WASHINGTON — The NATO nations must open up firm lines of communication with Russia in order to avoid further escalation of tensions in Europe, the alliance's recently retired top general said Wednesday.
Philip Breedlove, who retired last month after four years as the head of US European Command and Supreme Allied Commander Europe, told an audience at the Atlantic Council that he believes NATO must force the issue of communications with Russia soon.
"I think we have to — in a very determined way, not a casual way — we need to in a very determined way begin to establish quality communications with the Russians. If we wait for it to fall into our lap we are going to fail, and this risks more problematic developments," Breedlove said, acknowledging that Russia is unlikely to reach out and that NATO must take the lead.
"We have to, with purpose, set forth to establish a line of communications. It may be frustrated and frustrating in the beginning, but we really, I don't think, have any choice at this point. We need to move out."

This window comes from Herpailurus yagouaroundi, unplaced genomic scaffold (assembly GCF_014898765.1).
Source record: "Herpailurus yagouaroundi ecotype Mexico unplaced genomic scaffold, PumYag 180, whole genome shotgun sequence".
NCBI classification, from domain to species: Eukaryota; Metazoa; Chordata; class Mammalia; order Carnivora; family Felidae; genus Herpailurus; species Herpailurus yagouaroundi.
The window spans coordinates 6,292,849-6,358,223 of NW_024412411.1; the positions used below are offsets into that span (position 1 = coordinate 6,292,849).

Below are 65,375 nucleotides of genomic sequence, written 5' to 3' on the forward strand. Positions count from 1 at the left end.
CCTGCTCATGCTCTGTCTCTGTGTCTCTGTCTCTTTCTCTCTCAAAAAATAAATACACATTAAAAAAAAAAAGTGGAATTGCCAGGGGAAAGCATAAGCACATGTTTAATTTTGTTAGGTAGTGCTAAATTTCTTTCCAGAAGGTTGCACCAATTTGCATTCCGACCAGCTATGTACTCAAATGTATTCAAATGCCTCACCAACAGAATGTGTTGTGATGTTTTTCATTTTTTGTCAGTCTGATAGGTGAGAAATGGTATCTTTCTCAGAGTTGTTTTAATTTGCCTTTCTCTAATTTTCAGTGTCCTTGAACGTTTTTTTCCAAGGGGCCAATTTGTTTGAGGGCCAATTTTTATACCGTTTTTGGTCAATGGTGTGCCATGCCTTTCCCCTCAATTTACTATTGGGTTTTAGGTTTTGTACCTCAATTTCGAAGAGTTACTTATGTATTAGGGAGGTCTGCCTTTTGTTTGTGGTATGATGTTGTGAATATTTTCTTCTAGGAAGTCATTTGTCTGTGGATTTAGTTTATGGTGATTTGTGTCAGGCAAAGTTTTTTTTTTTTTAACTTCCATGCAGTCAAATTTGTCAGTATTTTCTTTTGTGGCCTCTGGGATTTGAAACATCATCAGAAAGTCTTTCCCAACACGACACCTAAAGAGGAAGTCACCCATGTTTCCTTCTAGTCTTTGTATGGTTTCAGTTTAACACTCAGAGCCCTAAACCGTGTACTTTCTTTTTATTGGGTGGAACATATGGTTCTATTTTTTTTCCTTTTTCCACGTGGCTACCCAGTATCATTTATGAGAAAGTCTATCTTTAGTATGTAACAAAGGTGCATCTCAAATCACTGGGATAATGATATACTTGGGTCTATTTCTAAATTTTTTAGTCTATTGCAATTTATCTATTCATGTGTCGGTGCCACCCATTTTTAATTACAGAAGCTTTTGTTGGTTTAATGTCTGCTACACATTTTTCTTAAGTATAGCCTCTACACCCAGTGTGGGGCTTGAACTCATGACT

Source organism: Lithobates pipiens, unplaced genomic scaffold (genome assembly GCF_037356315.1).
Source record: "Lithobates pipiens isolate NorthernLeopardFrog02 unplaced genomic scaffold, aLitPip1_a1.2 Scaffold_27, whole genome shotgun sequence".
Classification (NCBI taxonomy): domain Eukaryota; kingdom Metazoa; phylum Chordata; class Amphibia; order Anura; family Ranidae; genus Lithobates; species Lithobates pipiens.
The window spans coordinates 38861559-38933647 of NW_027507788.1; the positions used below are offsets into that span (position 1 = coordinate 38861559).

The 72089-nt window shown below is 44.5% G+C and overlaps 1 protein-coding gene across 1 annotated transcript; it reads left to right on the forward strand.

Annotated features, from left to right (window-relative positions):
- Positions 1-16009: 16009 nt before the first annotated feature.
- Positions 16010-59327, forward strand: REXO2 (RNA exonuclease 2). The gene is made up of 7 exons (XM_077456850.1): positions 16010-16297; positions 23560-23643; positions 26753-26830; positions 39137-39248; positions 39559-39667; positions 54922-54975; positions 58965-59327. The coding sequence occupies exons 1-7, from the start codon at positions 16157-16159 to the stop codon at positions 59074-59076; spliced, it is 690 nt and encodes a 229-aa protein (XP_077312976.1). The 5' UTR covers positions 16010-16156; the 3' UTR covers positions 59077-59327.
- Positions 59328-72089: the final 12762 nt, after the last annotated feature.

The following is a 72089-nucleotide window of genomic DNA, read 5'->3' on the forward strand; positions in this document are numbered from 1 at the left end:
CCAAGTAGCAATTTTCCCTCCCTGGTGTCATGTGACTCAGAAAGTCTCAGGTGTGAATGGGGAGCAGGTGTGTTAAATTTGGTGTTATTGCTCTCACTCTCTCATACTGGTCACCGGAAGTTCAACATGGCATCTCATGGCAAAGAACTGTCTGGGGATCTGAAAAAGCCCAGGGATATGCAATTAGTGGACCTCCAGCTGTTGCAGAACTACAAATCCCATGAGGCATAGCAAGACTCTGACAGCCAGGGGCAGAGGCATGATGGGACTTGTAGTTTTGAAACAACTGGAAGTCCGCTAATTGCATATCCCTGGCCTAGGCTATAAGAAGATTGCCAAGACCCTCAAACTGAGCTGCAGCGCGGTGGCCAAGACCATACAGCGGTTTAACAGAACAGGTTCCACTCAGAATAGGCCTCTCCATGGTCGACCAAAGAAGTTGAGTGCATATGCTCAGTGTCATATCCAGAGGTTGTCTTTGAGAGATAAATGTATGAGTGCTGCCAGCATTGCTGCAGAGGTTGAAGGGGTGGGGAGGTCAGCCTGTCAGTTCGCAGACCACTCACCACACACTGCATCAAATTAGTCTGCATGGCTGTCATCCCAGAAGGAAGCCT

Breedlove's comments echo those of former US defense secretary Chuck Hagel, who in May told reporters that the next president needs to sit down with Russian leader Vladimir Putin for face-to-face conversations.
The November elections in the US provide an opportunity, Breedlove noted. A new administration could come in and use a clean slate to reach out to Putin. However, if the new government in Washington is unwilling to do that, Breedlove pointed to alternatives, including military communications based on the 1972 Incidents at Sea agreement between Russia and the US.
Regardless of how it happens, the retired general said, there is no time to waste.
"Frankly, I think we need to go there," Breedlove said. "I think we need to begin to have meaningful dialogue, and the question is, is that dialogue possible by our government or is that some sort of track-2-on-steroids that begins those conversations. I don't know."
At the same time, Breedlove said the key to keeping NATO countries safe is to make sure Russia sees a strong and united military alliance.
"Russia does understand power, and strength, and unity," he noted.
Aaron Mehta was deputy editor and senior Pentagon correspondent for Defense News, covering policy, strategy and acquisition at the highest levels of the Defense Department and its international partners.